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SP John Kelly

John Kelly, Senior Vice President, IBM

By Dr. John Kelly III

World leaders from business, government and the non-profit sector are gathering this week in Nairobi, Kenya, for Global Entrepreneur Summit 2015, the first such summit to be held in sub-Saharan Africa. So it’s a good time to explore the potential for Africa and Africans to take advantage of the power of entrepreneurship and innovation to propel the continent forward.

IBM is committed to helping Africa fulfill it’s promise by providing information technologies to help address the continent’s challenges, through research collaborations with companies and universities, and by helping to foster innovation ecosystems in a number of cities. Continue Reading »

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Dr. Hendrik Hamann. Physical Analytics manager, IBM Research

Dr. Hendrik Hamann. manager, Physical Analytics at IBM Research

By Hendrik Hamann

Five years ago, a few of my IBM Research colleagues and I played a hunch. Large-scale solar power was taking off, but we realized that for solar to fulfill its potential for helping to produce a more sustainable energy future, it would have to be integrated into electrical grids. For that to work, you would have to know ahead to time how much solar power would be generated when and where. That realization spawned our solar forecasting research project.

Today, we have shown that we can generate accurate forecasts of solar energy (from minutes ahead to many days ahead), which in turn can have a significant impact on the energy business – and on the future of sustainable energy. Our preliminary findings, including a test conducted at ISO-New England, the grid operator serving Connecticut, Maine, Massachusetts, New Hampshire, Rhode Island and Vermont, show that our system can be 30 percent more accurate than other state-of-the-art approaches. Continue Reading »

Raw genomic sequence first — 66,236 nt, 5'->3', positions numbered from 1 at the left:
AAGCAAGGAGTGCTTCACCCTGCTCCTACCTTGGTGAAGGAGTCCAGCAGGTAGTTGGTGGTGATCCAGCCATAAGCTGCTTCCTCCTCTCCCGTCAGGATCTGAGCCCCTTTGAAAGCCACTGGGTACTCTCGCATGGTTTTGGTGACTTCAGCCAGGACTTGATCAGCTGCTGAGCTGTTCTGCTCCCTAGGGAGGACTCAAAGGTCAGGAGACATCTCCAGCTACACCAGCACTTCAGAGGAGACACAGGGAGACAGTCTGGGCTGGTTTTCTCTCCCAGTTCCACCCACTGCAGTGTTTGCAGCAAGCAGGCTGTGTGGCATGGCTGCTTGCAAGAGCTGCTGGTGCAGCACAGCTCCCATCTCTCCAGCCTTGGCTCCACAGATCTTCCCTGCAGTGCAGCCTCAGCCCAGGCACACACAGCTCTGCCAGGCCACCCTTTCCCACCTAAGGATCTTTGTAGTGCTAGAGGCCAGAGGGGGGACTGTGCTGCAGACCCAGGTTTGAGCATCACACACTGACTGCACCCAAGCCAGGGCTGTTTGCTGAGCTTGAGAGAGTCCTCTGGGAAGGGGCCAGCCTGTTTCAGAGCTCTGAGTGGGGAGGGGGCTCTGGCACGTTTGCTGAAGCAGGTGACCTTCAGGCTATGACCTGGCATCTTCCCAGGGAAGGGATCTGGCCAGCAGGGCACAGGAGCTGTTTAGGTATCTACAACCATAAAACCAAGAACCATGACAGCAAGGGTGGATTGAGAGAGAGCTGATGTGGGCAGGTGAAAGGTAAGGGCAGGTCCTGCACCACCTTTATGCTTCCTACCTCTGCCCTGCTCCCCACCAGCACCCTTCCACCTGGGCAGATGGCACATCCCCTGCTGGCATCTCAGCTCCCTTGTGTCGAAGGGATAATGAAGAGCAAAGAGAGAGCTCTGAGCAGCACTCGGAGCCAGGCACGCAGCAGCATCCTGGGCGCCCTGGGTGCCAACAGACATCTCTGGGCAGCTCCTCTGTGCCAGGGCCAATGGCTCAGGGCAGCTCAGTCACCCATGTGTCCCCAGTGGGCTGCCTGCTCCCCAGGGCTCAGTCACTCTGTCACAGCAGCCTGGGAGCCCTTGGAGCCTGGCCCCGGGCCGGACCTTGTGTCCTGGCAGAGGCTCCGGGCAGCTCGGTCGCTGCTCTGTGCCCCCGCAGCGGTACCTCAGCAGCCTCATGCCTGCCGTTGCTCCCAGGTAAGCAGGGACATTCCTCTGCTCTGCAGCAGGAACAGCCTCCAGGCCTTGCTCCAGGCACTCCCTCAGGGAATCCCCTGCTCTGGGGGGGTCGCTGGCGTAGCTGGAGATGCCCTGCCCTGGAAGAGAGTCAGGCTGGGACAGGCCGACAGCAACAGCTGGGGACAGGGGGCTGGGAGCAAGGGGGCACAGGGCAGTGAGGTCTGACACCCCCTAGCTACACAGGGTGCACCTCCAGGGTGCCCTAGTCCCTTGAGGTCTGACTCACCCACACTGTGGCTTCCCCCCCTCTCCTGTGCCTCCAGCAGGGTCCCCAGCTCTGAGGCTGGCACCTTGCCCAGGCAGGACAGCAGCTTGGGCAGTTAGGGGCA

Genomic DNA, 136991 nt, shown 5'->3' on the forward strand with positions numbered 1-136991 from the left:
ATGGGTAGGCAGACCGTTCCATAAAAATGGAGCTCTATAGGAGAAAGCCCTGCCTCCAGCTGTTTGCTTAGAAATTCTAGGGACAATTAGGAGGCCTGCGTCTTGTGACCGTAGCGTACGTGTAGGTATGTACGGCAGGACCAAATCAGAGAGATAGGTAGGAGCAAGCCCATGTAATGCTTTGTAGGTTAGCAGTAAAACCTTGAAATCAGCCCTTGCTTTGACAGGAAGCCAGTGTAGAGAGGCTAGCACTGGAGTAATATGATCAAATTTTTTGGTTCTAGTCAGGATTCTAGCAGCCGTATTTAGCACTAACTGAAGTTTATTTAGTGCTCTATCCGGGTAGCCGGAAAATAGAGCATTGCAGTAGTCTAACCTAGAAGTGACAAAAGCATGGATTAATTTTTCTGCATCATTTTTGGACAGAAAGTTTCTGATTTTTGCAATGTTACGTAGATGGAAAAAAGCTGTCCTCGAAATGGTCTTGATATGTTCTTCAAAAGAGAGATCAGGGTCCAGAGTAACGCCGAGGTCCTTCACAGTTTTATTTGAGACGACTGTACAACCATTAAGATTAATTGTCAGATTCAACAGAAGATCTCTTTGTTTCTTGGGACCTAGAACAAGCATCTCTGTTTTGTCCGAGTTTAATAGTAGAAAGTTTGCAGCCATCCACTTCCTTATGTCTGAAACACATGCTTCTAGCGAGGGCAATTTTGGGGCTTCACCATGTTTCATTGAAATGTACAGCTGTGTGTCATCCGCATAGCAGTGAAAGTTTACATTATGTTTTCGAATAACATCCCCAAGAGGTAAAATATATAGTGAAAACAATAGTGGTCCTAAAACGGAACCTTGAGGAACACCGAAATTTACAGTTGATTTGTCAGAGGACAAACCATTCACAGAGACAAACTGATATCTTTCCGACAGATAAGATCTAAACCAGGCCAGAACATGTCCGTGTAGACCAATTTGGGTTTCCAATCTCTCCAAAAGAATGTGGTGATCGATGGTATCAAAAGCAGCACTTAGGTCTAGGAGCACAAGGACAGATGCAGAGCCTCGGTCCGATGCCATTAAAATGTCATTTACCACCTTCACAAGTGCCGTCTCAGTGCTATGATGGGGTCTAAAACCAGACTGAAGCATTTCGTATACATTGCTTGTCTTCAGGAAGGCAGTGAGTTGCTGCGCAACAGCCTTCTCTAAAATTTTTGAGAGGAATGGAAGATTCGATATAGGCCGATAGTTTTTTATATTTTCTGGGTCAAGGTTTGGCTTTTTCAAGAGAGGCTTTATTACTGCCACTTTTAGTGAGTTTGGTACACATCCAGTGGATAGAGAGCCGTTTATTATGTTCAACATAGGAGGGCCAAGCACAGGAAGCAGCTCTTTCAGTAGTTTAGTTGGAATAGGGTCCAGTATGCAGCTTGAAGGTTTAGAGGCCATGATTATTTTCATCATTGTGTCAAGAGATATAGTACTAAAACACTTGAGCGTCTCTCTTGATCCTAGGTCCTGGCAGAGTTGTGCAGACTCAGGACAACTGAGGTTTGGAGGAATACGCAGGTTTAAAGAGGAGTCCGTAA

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July 11th, 2015
8:00
 

Roman Vaculin, PhD, IBM Research staff member

Roman Vaculin, PhD, IBM Research staff member

by Roman Vaculin

Want to know how far Novac Djokovic ran in his second-round match against Jarkko Nieminen? IBM’s SlamTracker knows (1,647.9 meters). While SlamTracker keeps up with every bit of on-court action at Wimbledon, this year my team at IBM Research added analysis of what happens online, off the court – even what’s going to happen – as part of the All England Club’s digital experience.

Our analytics, which is part of the Wimbledon Social Command Center, now pulls in social media data and identifies in real-time the most engaging and influential voices around Wimbledon and tennis. And our predictive analytics, using keywords, hashtags, and other online sources, helps us understand the effectiveness and the topics of content fans find most interesting, and also helps the All England Lawn Tennis Club and Wimbledon content creators proactively, and effectively target their online communications. Continue Reading »

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Guru Banavar

Guru Banavar, VP, Cognitive Computing Research

By Guruduth Banavar

With thousands of scientists, engineers, and business leaders focused on cognitive computing across IBM Research and the IBM Watson Group, IBM is pursuing the most comprehensive effort in the tech industry to advance into the new era of computing. Nobody has more people on it, a broader array of research and development projects nor deeper expertise in so many of the most significant fields of inquiry.

Yet we understand that to accelerate progress in cognitive computing, we can’t do this alone. That’s why IBM has been pursuing a strategy of forming deep collaborative partnerships with academic scientists who are among the leaders in their fields as well as opening Watson as a technology platform for others to build on. Continue Reading »

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July 10th, 2015
13:42
 

Yoshua Bengio, Professor of Computer Science, University of Montreal

Yoshua Bengio, Professor of Computer Science,
University of Montreal

By Yoshua Bengio

Humans have long dreamed of creating machines that think. More than 100 years before the first programmable computer was built, inventors wondered whether devices made of rods and gears might become intelligent. And when Alan Turing, one of the pioneers of computing in the 1940s, set a goal for computer science, he described a test, later dubbed the Turing Test, which measured a computer’s performance against the behavior of humans.

In the early days of my academic field, artificial intelligence, scientists tackled problems that were difficult for humans but relatively easy for computers–such as large-scale mathematical calculations. In more recent years, we’re taking on tasks that are easy for people to perform but hard to describe to a machine–tasks humans solve “without thinking,” such as recognizing spoken words or faces in a crowd. Continue Reading »